Japanese policymakers are struggling over how to put a cap on the yen, which hit a 15-year high against the dollar this week and threatens to derail an export-led recovery.
Financial markets now expect the firmer yen will delay Japan's exit from deflation and nudge the Bank of Japan into easing monetary policy further, spurring a recent bull flattening of Japan's bond yield curve.
Given the yen's gains, exports will slump temporarily and slow Japan's economic recovery. Japan will thus remain in deflation for another two to three years, said Takeshi Minami, chief economist at Norinchukin Research Institute.
The BOJ may expand its fund-supply tool next month, but the effect on short-term interest rates will be limited. It needs to take bolder steps to beat deflation and the strong yen, such as increasing outright government bond purchases, although that's unlikely to happen soon.
Fears of deflation are no longer just limited to Japan.
The G3 nations could all see their yield curves flatten further if expectations for additional central bank easing heighten amid signs that their economies are losing momentum, analysts say.
Japan's core consumer price index (CPI), which includes oil products but excludes fresh food prices, fell 1.1 percent in July from a year earlier, data from the internal affairs ministry showed on Friday, matching the median market forecast. It was slightly bigger than a 1.0 percent drop in June.
The government, for its part, will outline measures on Friday to support the economy and grapple with the strong yen, Economics Minister Satoshi Arai told a news conference.
Kyodo news agency separately quoted Trade Minister Masayuki Naoshima as saying Prime Minister Naoto Kan would hold a news conference on Friday on steps to cope with the currency's rise.
But the government's chief cabinet spokesman said it was uncertain whether Kan would hold a news conference or simply speak to reporters on the sidelines of a visit to several small factories in Tokyo to hear their views on how the strong yen was affecting their businesses.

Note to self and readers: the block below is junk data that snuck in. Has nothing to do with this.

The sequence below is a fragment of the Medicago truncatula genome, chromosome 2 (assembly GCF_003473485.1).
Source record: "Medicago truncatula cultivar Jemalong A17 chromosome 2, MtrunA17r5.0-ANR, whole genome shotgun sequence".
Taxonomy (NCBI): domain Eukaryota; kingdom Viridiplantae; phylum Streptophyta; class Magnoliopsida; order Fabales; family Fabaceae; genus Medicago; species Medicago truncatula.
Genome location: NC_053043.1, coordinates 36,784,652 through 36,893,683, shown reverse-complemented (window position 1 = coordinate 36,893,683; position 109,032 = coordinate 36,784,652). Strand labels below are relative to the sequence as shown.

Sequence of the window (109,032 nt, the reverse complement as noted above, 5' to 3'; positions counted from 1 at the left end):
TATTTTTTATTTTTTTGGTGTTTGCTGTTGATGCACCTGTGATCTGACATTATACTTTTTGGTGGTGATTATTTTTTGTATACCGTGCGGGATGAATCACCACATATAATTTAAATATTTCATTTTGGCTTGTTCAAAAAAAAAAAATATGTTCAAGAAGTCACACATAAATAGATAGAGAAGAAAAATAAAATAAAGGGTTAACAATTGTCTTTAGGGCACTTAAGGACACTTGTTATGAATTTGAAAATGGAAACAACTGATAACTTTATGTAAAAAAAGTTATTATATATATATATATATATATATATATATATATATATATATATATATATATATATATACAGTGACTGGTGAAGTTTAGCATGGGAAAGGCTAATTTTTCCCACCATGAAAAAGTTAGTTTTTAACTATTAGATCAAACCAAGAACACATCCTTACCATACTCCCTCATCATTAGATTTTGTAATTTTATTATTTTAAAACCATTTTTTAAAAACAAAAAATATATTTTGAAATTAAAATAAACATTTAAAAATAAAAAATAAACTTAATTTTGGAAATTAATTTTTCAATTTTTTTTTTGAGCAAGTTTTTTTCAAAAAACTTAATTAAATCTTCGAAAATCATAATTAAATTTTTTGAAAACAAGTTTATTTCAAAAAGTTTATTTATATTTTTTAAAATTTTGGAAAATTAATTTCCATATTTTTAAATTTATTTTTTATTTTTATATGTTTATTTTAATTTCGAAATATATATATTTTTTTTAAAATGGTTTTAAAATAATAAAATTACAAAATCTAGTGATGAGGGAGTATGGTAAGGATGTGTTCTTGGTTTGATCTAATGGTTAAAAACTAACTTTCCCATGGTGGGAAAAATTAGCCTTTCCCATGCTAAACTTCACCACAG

The yen eased slightly against the dollar to 84.75 yen after the report that Kan was to speak, but it is still up some 10 percent so far this year.
TROUBLE FOR CENTRAL BANK
The core-core inflation index, which excludes food and energy prices and is similar to the core index used in the United States, fell 1.5 percent in July from a year earlier.
Falls in the core CPI have been slowing since last summer as the economy's recovery from its worst post-war recession has helped to narrow the output gap.
But analysts say deflation may not ease much in the coming months as export growth slows before strength in corporate activity spreads to broader sectors of the economy.
That spells trouble for the BOJ, which has justified holding off on aggressive measures to beat deflation with its forecast that consumer prices will turn positive in the fiscal year ending in March 2012.
The BOJ is considering easing policy further at its next rate review on September 6-7, or even before that, but is seen opting for a minor tweak of its funding framework instead of bolder steps like increasing its government bond purchases.
Markets are already pricing in the chance of a BOJ easing. With short-term rates already very low, investors are pushing down the longer end of the curve, although the yield curve steepened on Friday as banks sold superlong bonds to take profits.
The BOJ is hesitant to return to full-blown quantitative easing since the policy, which involves flooding markets with extra cash under a liquidity target, had little effect in beating deflation when it was in place until March 2006.
The government is mapping out a series of steps to stimulate the economy, such as delaying the end of subsidies on purchases of energy-efficient electronics.
But any positive effect on the economy will be limited as spending under the stimulus plan will be small and any measures taken by the BOJ will be minor and cosmetic, analysts say.
(Writing by Leika Kihara; Editing by Edmund Klamann & Kim Coghill)